Oops. Did the IRS Send Capitol Hill Staff the Wrong Tax Form?

Senator objects to Congress' classification as a large employer for tax forms and a small one for Obamacare purposes. Senator objects to Congress' classification as a large employer for tax forms and a small one for Obamacare purposes. mayamaya / Shutterstock.com

Like millions of other taxpayers, congressional staff this tax filing season received a form designed to allow them to prove they are enrolled in a health plan under the 2010 Affordable Care Act.

Problem is, as noted by Sen. David Vitter, R-La., that form -- 1095-C -- is addressed to those working for an “applicable large employer.” Hill staff as of 2013 were deemed to work for a small employer under a controversial ruling by the Office of Personnel Management that Vitter has persistently sought to overturn.

On Wednesday, Vitter wrote a letter of inquiry to Internal Revenue Commissioner John Koskinen, on the same day that the Senate Homeland Security and Governmental Affairs Committee reported out the nomination of Beth Cobert to move from acting status to be permanent director at OPM.

Vitter, upset that OPM allowed Congress’ staff to be spared “the burden” of Obamacare, earlier suggested that he might seek to block Cobert’s confirmation if the personnel office doesn’t produce internal documents related to discussions that led to a decision to enroll congressional staff in the small-business division of the District of Columbia health insurance exchange.

In his letter to the IRS, Vitter said, “It has now come to my attention that, in order to comply with the Internal Revenue Code, Sections 6065 and 6056, the Senate Disbursing Office has provided IRS Form 1095C to congressional staff members on the payroll during 2015.” Those sections require employers with 50 or more employees to report their health insurance status to the IRS, and the Affordable Care Act defines a large employer as those with at least 50 full-time employees.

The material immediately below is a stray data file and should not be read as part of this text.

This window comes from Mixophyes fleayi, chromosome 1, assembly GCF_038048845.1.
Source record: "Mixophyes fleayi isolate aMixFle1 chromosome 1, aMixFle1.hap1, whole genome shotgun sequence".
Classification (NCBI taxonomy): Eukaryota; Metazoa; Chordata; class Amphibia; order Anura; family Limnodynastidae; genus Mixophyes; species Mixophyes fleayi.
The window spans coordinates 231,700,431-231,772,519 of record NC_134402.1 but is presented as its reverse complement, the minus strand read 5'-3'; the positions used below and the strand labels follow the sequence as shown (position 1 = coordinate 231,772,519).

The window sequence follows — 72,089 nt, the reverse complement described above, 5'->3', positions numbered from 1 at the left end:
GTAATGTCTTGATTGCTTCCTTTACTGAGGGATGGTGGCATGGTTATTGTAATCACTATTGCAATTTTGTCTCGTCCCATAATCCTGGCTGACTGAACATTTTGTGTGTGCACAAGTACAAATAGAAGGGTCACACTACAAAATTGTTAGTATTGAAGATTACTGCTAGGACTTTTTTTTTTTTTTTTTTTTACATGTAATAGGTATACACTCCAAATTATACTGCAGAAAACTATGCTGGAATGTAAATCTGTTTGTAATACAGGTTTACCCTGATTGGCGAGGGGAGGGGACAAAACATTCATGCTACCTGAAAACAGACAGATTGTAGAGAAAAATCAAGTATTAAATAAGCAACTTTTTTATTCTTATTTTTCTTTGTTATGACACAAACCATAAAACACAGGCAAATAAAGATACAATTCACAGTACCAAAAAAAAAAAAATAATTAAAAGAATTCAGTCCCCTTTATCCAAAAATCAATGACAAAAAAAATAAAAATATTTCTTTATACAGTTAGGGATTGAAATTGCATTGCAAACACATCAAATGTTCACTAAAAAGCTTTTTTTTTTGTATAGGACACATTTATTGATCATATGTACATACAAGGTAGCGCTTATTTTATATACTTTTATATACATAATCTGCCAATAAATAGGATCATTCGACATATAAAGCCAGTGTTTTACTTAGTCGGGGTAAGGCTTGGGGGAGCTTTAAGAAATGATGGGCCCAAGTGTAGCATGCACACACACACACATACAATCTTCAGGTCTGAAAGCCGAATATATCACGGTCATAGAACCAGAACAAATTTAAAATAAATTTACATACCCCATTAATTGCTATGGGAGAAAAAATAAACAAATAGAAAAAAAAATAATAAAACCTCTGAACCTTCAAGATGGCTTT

Yet “Congress has been registered as small employer, creating a conflict that is a cause of great concern,” Vitter said. “It is utterly absurd that Congress is to trying to be both.”

The senator asked Koskinen to respond immediately to two questions:

  • Can you confirm that the United States Congress, including the Senate and the House of Representatives, is a large employer?; and,
  • Has a violation of the Internal Revenue Code occurred if Congress has declared to the IRS they are a large employer but to the District of Columbia government they are a small employer?”

Vitter sent copies to the OPM director, the D.C. Health Benefit Exchange Authority, the House Chief Administrative Officer and the financial clerk of Senate Disbursing Office.

The IRS, in a Thursday statement to Government Executive, said, “We have received the congressional letter, we are reviewing it and will respond."

A Vitter spokesman told Government Executive that the senator may still seek to place a hold and block the Cobert nomination, depending on whether OPM responds to his information request. The nomination is likely to go to the floor as a unanimous consent vote, which could take place this week or the week after the President's Day recess.

(Image via  / Shutterstock.com)

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